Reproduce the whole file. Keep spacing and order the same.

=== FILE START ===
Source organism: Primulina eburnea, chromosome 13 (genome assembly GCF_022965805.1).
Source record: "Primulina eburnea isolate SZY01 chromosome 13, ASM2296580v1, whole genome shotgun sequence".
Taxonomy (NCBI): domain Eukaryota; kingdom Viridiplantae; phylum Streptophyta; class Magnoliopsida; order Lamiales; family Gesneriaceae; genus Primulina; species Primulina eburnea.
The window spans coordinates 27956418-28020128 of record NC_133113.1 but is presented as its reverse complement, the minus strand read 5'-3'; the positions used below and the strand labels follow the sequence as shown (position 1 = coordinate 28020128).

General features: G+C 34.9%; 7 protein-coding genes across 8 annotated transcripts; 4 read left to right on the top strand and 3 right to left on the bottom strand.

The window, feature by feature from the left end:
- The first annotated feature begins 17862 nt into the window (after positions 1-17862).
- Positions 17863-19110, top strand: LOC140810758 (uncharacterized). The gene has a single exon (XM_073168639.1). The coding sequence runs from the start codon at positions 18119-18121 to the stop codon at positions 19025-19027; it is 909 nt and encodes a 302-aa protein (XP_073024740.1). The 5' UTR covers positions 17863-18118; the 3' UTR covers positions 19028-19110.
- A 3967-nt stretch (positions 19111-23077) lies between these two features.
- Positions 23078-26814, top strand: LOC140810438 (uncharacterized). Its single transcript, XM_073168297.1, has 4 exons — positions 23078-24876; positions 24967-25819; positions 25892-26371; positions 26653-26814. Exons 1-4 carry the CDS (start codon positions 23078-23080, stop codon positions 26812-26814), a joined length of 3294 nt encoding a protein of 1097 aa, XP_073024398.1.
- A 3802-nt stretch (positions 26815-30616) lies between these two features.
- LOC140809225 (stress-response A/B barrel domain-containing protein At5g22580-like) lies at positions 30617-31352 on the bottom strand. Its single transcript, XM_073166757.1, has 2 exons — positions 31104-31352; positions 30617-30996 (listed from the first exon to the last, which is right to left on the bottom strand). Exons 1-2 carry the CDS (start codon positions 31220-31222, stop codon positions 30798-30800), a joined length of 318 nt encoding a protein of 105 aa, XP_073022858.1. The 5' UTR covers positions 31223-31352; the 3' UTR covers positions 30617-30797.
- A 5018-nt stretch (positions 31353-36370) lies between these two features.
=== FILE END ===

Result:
Source organism: Primulina eburnea, chromosome 13 (genome assembly GCF_022965805.1).
Source record: "Primulina eburnea isolate SZY01 chromosome 13, ASM2296580v1, whole genome shotgun sequence".
Taxonomy (NCBI): domain Eukaryota; kingdom Viridiplantae; phylum Streptophyta; class Magnoliopsida; order Lamiales; family Gesneriaceae; genus Primulina; species Primulina eburnea.
The window spans coordinates 27956418-28020128 of record NC_133113.1 but is presented as its reverse complement, the minus strand read 5'-3'; the positions used below and the strand labels follow the sequence as shown (position 1 = coordinate 28020128).

General features: G+C 34.9%; 7 protein-coding genes across 8 annotated transcripts; 4 read left to right on the top strand and 3 right to left on the bottom strand.

The window, feature by feature from the left end:
- The first annotated feature begins 17862 nt into the window (after positions 1-17862).
- Positions 17863-19110, top strand: LOC140810758 (uncharacterized). The gene has a single exon (XM_073168639.1). The coding sequence runs from the start codon at positions 18119-18121 to the stop codon at positions 19025-19027; it is 909 nt and encodes a 302-aa protein (XP_073024740.1). The 5' UTR covers positions 17863-18118; the 3' UTR covers positions 19028-19110.
- A 3967-nt stretch (positions 19111-23077) lies between these two features.
- Positions 23078-26814, top strand: LOC140810438 (uncharacterized). Its single transcript, XM_073168297.1, has 4 exons — positions 23078-24876; positions 24967-25819; positions 25892-26371; positions 26653-26814. Exons 1-4 carry the CDS (start codon positions 23078-23080, stop codon positions 26812-26814), a joined length of 3294 nt encoding a protein of 1097 aa, XP_073024398.1.
- A 3802-nt stretch (positions 26815-30616) lies between these two features.
- LOC140809225 (stress-response A/B barrel domain-containing protein At5g22580-like) lies at positions 30617-31352 on the bottom strand. Its single transcript, XM_073166757.1, has 2 exons — positions 31104-31352; positions 30617-30996 (listed from the first exon to the last, which is right to left on the bottom strand). Exons 1-2 carry the CDS (start codon positions 31220-31222, stop codon positions 30798-30800), a joined length of 318 nt encoding a protein of 105 aa, XP_073022858.1. The 5' UTR covers positions 31223-31352; the 3' UTR covers positions 30617-30797.
- A 5018-nt stretch (positions 31353-36370) lies between these two features.